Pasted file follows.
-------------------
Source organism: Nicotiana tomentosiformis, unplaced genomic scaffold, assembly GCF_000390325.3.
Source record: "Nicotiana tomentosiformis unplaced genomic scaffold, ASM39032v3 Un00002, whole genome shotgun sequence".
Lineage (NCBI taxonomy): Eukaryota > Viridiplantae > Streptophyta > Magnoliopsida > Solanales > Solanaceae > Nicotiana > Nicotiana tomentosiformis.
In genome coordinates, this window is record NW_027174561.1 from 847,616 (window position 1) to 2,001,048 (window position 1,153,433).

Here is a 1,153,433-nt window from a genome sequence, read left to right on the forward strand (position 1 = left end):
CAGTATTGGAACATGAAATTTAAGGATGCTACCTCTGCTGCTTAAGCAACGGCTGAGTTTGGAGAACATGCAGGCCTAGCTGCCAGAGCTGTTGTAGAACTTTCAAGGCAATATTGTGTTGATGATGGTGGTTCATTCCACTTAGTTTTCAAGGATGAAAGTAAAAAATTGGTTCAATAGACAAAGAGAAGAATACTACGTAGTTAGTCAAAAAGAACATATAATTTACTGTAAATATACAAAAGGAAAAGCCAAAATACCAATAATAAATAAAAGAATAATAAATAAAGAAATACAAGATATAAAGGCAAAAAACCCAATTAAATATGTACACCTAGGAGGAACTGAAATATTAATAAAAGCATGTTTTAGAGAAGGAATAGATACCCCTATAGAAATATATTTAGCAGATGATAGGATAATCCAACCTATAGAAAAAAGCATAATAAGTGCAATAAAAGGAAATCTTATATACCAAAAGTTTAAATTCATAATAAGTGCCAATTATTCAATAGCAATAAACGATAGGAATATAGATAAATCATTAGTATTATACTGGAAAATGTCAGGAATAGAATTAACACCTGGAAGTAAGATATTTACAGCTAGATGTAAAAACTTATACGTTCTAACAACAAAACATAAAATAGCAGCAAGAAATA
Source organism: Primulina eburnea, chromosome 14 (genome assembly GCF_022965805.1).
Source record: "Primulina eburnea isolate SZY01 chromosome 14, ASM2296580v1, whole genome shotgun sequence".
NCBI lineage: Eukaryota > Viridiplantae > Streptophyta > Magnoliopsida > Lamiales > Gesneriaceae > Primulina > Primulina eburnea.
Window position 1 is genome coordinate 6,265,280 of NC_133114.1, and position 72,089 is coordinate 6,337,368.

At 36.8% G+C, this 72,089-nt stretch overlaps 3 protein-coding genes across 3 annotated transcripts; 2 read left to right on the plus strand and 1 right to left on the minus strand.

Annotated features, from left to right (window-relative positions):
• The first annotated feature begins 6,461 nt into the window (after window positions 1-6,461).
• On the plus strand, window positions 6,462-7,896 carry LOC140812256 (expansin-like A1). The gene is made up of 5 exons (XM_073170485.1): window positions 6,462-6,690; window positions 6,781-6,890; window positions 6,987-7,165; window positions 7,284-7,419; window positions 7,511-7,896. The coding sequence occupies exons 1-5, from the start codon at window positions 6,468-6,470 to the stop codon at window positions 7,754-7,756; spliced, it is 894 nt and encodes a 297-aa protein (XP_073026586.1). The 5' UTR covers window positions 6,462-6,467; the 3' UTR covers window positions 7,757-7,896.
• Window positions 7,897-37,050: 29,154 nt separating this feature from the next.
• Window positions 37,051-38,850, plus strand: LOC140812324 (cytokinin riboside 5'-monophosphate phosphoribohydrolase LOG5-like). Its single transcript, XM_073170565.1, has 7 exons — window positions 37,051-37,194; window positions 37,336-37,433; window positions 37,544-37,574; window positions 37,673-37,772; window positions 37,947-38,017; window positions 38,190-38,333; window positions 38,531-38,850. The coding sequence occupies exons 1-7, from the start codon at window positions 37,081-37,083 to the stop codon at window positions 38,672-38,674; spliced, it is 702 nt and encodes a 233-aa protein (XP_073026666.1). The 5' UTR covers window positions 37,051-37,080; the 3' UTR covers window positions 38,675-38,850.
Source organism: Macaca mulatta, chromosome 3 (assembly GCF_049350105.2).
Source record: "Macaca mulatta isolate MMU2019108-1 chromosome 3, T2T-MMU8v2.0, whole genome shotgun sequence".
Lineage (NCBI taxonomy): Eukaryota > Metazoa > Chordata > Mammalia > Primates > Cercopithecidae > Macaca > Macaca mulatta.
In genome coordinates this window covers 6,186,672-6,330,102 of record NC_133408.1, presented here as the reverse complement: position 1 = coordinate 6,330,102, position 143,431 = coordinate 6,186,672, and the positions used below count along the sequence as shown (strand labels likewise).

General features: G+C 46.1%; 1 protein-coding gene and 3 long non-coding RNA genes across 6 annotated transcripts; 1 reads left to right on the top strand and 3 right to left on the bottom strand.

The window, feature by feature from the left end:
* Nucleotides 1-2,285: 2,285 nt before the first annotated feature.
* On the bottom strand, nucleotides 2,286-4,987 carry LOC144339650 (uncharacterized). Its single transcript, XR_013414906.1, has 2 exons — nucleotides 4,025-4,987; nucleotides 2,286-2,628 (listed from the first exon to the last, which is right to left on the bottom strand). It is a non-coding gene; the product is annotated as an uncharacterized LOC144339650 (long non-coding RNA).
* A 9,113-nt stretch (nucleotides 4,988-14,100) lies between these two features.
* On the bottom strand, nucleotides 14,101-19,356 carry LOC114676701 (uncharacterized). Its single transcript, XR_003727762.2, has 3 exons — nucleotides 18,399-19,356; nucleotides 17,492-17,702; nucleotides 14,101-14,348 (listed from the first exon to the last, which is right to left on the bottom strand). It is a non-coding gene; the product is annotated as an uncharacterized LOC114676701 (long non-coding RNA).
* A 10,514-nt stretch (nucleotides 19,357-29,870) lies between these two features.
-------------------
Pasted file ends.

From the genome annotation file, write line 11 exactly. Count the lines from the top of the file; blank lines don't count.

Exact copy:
At 36.8% G+C, this 72,089-nt stretch overlaps 3 protein-coding genes across 3 annotated transcripts; 2 read left to right on the plus strand and 1 right to left on the minus strand.